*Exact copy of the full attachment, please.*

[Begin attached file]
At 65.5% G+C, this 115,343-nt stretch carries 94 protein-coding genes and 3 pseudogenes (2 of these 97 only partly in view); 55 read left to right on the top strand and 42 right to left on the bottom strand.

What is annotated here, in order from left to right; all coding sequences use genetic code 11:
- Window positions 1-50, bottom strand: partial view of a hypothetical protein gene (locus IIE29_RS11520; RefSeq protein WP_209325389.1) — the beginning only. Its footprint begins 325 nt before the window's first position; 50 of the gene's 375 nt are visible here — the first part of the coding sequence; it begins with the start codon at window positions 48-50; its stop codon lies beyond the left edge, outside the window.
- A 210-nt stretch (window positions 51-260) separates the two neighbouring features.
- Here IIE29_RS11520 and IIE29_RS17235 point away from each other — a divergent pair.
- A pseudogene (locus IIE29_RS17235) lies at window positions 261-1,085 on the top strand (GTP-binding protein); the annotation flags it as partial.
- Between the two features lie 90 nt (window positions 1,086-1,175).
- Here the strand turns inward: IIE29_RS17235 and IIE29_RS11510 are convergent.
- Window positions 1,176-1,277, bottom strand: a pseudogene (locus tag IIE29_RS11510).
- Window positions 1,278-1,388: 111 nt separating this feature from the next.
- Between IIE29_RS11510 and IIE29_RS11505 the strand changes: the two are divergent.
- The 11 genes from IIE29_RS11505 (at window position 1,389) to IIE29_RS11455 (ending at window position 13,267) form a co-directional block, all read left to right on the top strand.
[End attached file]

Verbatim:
At 65.5% G+C, this 115,343-nt stretch carries 94 protein-coding genes and 3 pseudogenes (2 of these 97 only partly in view); 55 read left to right on the top strand and 42 right to left on the bottom strand.

What is annotated here, in order from left to right; all coding sequences use genetic code 11:
- Window positions 1-50, bottom strand: partial view of a hypothetical protein gene (locus IIE29_RS11520; RefSeq protein WP_209325389.1) — the beginning only. Its footprint begins 325 nt before the window's first position; 50 of the gene's 375 nt are visible here — the first part of the coding sequence; it begins with the start codon at window positions 48-50; its stop codon lies beyond the left edge, outside the window.
- A 210-nt stretch (window positions 51-260) separates the two neighbouring features.
- Here IIE29_RS11520 and IIE29_RS17235 point away from each other — a divergent pair.
- A pseudogene (locus IIE29_RS17235) lies at window positions 261-1,085 on the top strand (GTP-binding protein); the annotation flags it as partial.
- Between the two features lie 90 nt (window positions 1,086-1,175).
- Here the strand turns inward: IIE29_RS17235 and IIE29_RS11510 are convergent.
- Window positions 1,176-1,277, bottom strand: a pseudogene (locus tag IIE29_RS11510).
- Window positions 1,278-1,388: 111 nt separating this feature from the next.
- Between IIE29_RS11510 and IIE29_RS11505 the strand changes: the two are divergent.
- The 11 genes from IIE29_RS11505 (at window position 1,389) to IIE29_RS11455 (ending at window position 13,267) form a co-directional block, all read left to right on the top strand.